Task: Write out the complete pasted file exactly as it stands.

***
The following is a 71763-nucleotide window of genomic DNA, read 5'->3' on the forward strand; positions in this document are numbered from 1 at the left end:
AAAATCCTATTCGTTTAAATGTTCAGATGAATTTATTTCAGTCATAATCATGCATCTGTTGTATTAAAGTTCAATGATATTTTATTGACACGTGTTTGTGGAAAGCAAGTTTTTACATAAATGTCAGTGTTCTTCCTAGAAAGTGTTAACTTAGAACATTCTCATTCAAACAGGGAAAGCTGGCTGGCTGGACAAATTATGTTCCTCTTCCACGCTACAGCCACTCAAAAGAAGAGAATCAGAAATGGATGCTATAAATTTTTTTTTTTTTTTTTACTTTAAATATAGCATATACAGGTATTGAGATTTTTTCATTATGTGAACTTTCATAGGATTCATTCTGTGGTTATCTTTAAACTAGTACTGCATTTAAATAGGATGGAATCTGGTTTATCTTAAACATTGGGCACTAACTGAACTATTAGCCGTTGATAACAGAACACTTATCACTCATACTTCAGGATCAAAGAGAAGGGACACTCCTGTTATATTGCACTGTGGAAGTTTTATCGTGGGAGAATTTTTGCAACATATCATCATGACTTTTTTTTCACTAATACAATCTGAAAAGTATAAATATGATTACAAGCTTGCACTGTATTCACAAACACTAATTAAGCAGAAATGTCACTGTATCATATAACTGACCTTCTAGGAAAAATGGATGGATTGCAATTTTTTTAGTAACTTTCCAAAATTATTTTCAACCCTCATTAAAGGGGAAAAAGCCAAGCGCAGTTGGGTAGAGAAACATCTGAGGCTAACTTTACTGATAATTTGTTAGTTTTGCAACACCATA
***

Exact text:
The following is a 71763-nucleotide window of genomic DNA, read 5'->3' on the forward strand; positions in this document are numbered from 1 at the left end:
AAAATCCTATTCGTTTAAATGTTCAGATGAATTTATTTCAGTCATAATCATGCATCTGTTGTATTAAAGTTCAATGATATTTTATTGACACGTGTTTGTGGAAAGCAAGTTTTTACATAAATGTCAGTGTTCTTCCTAGAAAGTGTTAACTTAGAACATTCTCATTCAAACAGGGAAAGCTGGCTGGCTGGACAAATTATGTTCCTCTTCCACGCTACAGCCACTCAAAAGAAGAGAATCAGAAATGGATGCTATAAATTTTTTTTTTTTTTTTTACTTTAAATATAGCATATACAGGTATTGAGATTTTTTCATTATGTGAACTTTCATAGGATTCATTCTGTGGTTATCTTTAAACTAGTACTGCATTTAAATAGGATGGAATCTGGTTTATCTTAAACATTGGGCACTAACTGAACTATTAGCCGTTGATAACAGAACACTTATCACTCATACTTCAGGATCAAAGAGAAGGGACACTCCTGTTATATTGCACTGTGGAAGTTTTATCGTGGGAGAATTTTTGCAACATATCATCATGACTTTTTTTTCACTAATACAATCTGAAAAGTATAAATATGATTACAAGCTTGCACTGTATTCACAAACACTAATTAAGCAGAAATGTCACTGTATCATATAACTGACCTTCTAGGAAAAATGGATGGATTGCAATTTTTTTAGTAACTTTCCAAAATTATTTTCAACCCTCATTAAAGGGGAAAAAGCCAAGCGCAGTTGGGTAGAGAAACATCTGAGGCTAACTTTACTGATAATTTGTTAGTTTTGCAACACCATA